The First Amendment was created in the USA by our Founding Fathers to grant to the people separation of church and state, that our individual religious pursuits would not be dictated by the government. It keeps reigns on religious imposition, but it does not reign in personal persecution, which can go unfettered.
I come from a multi-religious household. My sister and I were raised to be humanists first, and practitioners of a religion of our choice second. We do not expect others to pray when they come to our home, but we do not expect anyone to flagrantly disrespect our beliefs either.
Thus, to be chastised for not praying in a nonreligious setting was a new concept for me.
It was a cold, blustery day in October. My family was dropping off a middle-aged woman to her home. We went inside, as she offered us tea for dropping her off. We walked to the door as it neared time to leave the house and the woman asked everyone,
“Please come and give pranaam (obeisance) to thakur (god) before you leave.”
Initially, her children did not want to but then acquiesced after some cajoling from their mother. My mother, sister and I politely declined. The woman then proclaimed condescendingly to us as her children went to pray,
“One of the wives in our family is Christian; however, she is very respectful and always goes and gives pranaam.”
I pondered this sentence for a long time.
Religious freedom has been part of this country’s identity since its inception. Many of the Founding Fathers and their ancestors had left Europe due to religious persecution. This lady mentioned above opined what her idea of respect is. I would counter that the separation of church (i.e., religious institutions in general) and state started through the First Amendment due to people like her who expected others to follow suit in their religious beliefs.
The demographics of religion are changing in the USA. Recent studies show that the number of people who identify non-Christian and agnostic/atheist is increasing. The practices may be different, but the emotions and expectations are similar. Does one’s individual religious beliefs or in some cases, lack of belief, give them the right to impose that on others? Recently, a public business declined a business request due to personal religious beliefs. Is that constitutional? Would I expect someone who does not drink alcohol due to religious beliefs to work in a liquor store or grocery store and refuse to sell me alcohol?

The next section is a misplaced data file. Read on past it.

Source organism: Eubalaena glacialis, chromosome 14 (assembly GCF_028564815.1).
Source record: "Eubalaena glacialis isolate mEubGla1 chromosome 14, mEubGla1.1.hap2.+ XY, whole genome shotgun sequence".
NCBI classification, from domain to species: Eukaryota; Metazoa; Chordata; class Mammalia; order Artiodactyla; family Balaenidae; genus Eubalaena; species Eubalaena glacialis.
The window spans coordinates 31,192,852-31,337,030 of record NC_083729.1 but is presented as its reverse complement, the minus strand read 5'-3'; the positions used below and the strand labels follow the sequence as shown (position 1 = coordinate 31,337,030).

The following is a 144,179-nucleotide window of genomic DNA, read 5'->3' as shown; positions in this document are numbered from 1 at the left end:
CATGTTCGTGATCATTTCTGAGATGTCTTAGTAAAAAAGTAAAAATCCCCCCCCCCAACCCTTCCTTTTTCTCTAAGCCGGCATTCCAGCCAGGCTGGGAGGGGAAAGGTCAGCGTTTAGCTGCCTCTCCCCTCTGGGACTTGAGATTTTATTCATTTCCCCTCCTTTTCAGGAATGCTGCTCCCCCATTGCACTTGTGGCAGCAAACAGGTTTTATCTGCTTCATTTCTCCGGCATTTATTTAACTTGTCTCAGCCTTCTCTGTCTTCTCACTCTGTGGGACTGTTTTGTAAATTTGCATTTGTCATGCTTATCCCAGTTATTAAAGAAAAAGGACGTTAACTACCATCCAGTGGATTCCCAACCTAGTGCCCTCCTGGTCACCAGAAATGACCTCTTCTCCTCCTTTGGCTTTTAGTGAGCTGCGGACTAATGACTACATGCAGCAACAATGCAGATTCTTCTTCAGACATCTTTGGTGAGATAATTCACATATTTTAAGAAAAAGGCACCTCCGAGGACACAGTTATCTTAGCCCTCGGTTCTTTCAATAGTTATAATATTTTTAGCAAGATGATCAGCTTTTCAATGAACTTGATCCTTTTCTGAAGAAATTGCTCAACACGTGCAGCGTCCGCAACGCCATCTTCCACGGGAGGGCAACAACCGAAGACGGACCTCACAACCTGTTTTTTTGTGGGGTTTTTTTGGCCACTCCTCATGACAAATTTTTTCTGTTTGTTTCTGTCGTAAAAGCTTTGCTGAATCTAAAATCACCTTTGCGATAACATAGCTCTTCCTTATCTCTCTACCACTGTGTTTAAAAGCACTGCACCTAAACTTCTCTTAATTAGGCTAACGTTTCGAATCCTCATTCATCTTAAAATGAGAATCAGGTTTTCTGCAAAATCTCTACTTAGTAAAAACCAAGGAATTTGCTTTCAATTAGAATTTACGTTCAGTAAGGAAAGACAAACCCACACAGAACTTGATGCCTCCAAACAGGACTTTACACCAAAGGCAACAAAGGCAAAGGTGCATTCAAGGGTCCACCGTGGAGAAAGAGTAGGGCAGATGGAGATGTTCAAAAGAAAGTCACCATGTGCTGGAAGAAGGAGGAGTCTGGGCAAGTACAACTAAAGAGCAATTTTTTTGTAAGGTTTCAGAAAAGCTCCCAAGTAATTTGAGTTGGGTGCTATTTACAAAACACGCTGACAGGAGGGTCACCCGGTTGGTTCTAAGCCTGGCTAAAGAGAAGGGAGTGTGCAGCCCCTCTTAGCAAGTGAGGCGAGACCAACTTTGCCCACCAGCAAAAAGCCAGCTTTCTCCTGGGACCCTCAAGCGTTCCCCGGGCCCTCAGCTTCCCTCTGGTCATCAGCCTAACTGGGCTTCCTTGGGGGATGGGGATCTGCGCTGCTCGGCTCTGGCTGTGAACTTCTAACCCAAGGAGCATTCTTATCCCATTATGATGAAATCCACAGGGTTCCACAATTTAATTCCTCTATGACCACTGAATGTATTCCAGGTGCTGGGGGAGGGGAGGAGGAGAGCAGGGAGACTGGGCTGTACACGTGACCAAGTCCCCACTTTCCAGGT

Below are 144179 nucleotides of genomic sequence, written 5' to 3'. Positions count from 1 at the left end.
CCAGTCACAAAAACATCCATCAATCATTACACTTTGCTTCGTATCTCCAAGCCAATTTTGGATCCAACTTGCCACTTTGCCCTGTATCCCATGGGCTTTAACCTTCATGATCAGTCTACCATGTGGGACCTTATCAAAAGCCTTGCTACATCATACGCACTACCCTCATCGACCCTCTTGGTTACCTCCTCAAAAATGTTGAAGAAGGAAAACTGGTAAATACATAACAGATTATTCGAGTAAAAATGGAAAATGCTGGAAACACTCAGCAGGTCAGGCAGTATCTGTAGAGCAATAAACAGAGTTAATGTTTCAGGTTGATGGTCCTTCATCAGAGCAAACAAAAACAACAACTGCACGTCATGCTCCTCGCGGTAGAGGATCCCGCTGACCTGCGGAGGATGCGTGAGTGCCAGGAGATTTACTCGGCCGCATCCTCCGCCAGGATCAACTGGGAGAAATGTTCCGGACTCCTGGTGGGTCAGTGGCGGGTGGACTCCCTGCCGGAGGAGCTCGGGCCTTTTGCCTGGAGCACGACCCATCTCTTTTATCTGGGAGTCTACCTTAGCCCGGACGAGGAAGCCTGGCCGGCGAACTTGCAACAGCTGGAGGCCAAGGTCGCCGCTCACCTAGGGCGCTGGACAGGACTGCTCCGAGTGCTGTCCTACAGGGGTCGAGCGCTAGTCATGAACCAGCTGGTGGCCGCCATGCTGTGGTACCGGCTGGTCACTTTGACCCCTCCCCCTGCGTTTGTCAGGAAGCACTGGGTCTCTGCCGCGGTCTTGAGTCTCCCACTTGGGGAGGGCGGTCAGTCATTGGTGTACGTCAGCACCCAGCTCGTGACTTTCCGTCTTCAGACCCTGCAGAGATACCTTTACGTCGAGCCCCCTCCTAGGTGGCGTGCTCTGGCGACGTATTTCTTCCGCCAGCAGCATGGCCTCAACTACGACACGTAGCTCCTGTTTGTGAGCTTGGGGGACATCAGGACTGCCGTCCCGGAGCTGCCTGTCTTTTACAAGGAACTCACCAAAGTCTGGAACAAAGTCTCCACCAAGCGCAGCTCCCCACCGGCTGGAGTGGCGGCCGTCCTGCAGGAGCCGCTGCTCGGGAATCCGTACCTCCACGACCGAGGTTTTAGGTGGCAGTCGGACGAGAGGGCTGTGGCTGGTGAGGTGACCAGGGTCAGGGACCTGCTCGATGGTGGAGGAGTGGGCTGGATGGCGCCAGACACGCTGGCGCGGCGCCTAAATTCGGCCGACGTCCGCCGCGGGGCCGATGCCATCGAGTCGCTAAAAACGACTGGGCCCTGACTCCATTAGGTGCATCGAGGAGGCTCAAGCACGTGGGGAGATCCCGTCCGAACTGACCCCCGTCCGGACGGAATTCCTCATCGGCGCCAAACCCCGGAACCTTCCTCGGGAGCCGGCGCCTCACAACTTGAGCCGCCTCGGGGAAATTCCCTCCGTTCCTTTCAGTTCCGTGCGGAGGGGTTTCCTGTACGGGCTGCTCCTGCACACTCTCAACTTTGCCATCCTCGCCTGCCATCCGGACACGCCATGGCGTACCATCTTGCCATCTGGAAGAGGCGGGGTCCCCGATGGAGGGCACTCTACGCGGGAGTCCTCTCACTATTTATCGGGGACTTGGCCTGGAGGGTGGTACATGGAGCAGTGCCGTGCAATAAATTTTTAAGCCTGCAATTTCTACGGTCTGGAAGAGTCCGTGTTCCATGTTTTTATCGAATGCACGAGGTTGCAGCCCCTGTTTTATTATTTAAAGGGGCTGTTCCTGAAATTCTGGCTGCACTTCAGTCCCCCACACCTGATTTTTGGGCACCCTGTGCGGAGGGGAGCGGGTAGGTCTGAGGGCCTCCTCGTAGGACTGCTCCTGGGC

This is further important to those of desi origin, as many of us come from countries where religious rights are not guaranteed. For example, both Bangladesh and India in their respective constitutions dictate freedom of religion. However, as the news shows us, there are countless examples of both these countries failing to protect the right to freedom of religion. Pakistan is much the same, although it has in its mix the Hudood Ordinances which further restrict religious freedom, as well. The United States Commission on International Religious Freedom lists tier 1 countries as the countries of most concern of violation of religious freedom and Pakistan is always on that list.
It is imperative that the readers of this magazine and those of us who are desi recognize the merits of religious freedom. Whether we were persecuted for our religious beliefs or lack of beliefs, we should realize this is a freedom not always available, although it is promised. The fact that many of the countries we emigrated from have “religious freedom” as part of their constitutions, but not as a practice, shows how important the practice is as opposed to unexecuted laws written down.
That practice starts at home. I would urge those who practice religion to be cognizant of those who do not or those who practice other religions. By forcing or expecting others to practice your religion, you are not letting those individuals exercise their basic First Amendment freedoms.